Continue reading You Fancy Yourself – Theatre Passe Muraille (backspace)
Review by Mark Augustine
Q: What do you get when you cross the Twilight Zone with Italian Opera and throw in Norma Desmond as the lead character?
A: I’ll be damned if I know. But it’s pretty much what you can expect from Zona Pellucida – a 45 min. one person show from Montreal which played at Buddies in Bad Times Theatre.
My friend Earnest and I didn’t really know what to expect from “Zona Pellucida”. The posters gave little indication of plot and the programme offered little more. It is one of those kinds of shows where you sit there for the first ten minutes thinking “Ok, I just need to concentrate harder and maybe I’ll get the purpose here!” By the time we hit 25 minutes I just decided to sit back and enjoy the ride.
Continue reading Zona Pellucida & the Needle Exchange (A Double Bill) – Buddies in Bad Times Theatre
by Alex Rayment
It’s cold, slushy, bleak and the credit card bills from the holiday season have arrived. Happy National Depression Week everyone. It’s the perfect time for me to huddle indoors and dust off my keyboard for some good old theatre bloggin’. It also happens to be perfect setting in which to present the famous, anti-nihilistic French classic L’Étranger – the book on which Stranger by Praxis Theatre is based.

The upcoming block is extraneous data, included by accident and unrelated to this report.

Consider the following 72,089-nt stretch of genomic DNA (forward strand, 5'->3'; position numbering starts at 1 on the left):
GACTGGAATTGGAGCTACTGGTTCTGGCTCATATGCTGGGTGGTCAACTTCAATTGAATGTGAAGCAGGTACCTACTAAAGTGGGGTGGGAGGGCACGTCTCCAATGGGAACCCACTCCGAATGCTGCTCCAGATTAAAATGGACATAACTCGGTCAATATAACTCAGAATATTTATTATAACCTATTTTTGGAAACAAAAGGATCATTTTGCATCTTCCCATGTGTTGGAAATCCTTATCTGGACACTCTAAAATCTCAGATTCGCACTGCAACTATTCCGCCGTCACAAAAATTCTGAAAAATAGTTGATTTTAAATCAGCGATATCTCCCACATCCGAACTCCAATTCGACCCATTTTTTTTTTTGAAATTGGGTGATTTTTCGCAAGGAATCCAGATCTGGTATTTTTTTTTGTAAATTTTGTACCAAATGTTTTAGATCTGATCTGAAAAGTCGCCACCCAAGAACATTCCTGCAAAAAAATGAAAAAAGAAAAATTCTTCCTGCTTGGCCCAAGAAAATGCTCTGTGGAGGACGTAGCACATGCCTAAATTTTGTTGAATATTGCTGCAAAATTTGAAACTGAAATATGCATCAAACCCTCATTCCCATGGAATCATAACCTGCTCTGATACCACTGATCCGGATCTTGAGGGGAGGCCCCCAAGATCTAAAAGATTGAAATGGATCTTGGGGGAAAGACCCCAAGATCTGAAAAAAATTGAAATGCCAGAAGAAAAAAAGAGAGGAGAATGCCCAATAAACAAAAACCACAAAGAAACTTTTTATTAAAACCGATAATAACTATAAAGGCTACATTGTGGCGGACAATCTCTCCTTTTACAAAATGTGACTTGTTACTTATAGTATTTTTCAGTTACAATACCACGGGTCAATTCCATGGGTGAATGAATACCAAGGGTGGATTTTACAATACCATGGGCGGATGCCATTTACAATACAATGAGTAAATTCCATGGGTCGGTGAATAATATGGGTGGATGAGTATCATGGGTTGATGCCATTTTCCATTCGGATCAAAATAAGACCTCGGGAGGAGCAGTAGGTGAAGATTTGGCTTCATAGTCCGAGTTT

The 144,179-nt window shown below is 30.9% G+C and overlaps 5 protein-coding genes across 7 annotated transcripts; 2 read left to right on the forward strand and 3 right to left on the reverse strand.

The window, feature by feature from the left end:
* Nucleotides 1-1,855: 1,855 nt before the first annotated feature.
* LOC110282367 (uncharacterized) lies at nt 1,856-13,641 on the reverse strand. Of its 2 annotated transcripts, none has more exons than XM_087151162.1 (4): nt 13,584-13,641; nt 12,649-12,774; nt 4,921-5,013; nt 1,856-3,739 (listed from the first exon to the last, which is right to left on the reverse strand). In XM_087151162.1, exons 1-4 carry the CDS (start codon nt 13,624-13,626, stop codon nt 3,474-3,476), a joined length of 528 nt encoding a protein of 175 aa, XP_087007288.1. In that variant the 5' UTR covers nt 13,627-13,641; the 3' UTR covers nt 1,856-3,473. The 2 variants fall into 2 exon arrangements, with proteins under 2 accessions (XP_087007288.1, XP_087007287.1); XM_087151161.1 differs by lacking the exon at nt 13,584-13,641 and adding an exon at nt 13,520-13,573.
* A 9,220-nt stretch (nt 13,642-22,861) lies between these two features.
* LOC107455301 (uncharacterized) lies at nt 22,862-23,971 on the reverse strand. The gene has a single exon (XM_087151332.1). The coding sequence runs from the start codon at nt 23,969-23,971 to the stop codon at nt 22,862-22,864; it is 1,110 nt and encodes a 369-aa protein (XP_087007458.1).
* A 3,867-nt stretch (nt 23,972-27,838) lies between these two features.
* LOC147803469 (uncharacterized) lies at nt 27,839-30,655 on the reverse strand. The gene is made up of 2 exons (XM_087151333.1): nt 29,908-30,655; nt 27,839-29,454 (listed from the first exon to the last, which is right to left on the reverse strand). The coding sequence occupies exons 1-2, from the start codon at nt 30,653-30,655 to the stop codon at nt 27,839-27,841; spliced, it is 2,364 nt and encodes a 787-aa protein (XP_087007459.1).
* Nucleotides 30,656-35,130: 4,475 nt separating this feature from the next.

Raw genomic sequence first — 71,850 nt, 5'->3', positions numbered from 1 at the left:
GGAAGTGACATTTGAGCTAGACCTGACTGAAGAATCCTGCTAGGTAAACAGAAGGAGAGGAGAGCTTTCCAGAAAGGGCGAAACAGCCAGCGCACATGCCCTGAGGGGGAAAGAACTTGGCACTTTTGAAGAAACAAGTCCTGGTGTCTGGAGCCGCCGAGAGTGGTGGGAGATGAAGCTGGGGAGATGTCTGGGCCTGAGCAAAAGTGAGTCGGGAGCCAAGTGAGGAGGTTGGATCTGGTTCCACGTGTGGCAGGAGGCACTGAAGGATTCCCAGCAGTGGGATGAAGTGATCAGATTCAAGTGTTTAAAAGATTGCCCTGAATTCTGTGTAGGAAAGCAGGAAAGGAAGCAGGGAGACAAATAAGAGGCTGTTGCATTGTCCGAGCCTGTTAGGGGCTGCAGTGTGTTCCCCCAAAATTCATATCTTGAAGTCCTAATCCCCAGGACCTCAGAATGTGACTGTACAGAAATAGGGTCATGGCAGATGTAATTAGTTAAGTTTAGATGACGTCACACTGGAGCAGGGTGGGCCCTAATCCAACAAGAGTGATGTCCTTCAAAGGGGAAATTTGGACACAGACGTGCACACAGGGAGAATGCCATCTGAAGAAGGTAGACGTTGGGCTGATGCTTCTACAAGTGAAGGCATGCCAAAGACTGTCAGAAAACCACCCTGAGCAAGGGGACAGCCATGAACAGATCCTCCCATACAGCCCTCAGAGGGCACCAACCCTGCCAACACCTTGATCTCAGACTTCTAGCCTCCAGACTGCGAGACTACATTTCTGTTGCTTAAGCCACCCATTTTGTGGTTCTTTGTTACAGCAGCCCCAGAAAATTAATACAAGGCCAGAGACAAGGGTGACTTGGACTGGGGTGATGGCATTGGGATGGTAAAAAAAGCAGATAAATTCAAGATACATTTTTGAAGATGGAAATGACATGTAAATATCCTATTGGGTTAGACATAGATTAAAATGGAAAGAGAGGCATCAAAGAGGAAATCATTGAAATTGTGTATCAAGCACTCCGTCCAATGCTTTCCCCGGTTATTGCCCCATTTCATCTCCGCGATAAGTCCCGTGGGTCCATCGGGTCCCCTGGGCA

So for starters, go read the book.
Continue reading Stranger – Praxis Theatre
by Sam Mooney
Them & Us, playing at Theatre Passe Muraille, isn’t really a play; it’s a series of vignettes. All these portraits and sketches focus on male-female relationships and the trouble we have connecting with each other.
You’re going to want to see this one with a friend, because you’re going to want to talk about it afterwards. It would be ideal to go with a friend of the opposite sex. That way you can ask if women say “I don’t believe in romantic love” or if men say “I want to stab you with a fork…in the shoulder”, or if those seem to just be ‘guy things’ or ‘girl things’.
Continue reading Them & Us – Theatre Passe Muraille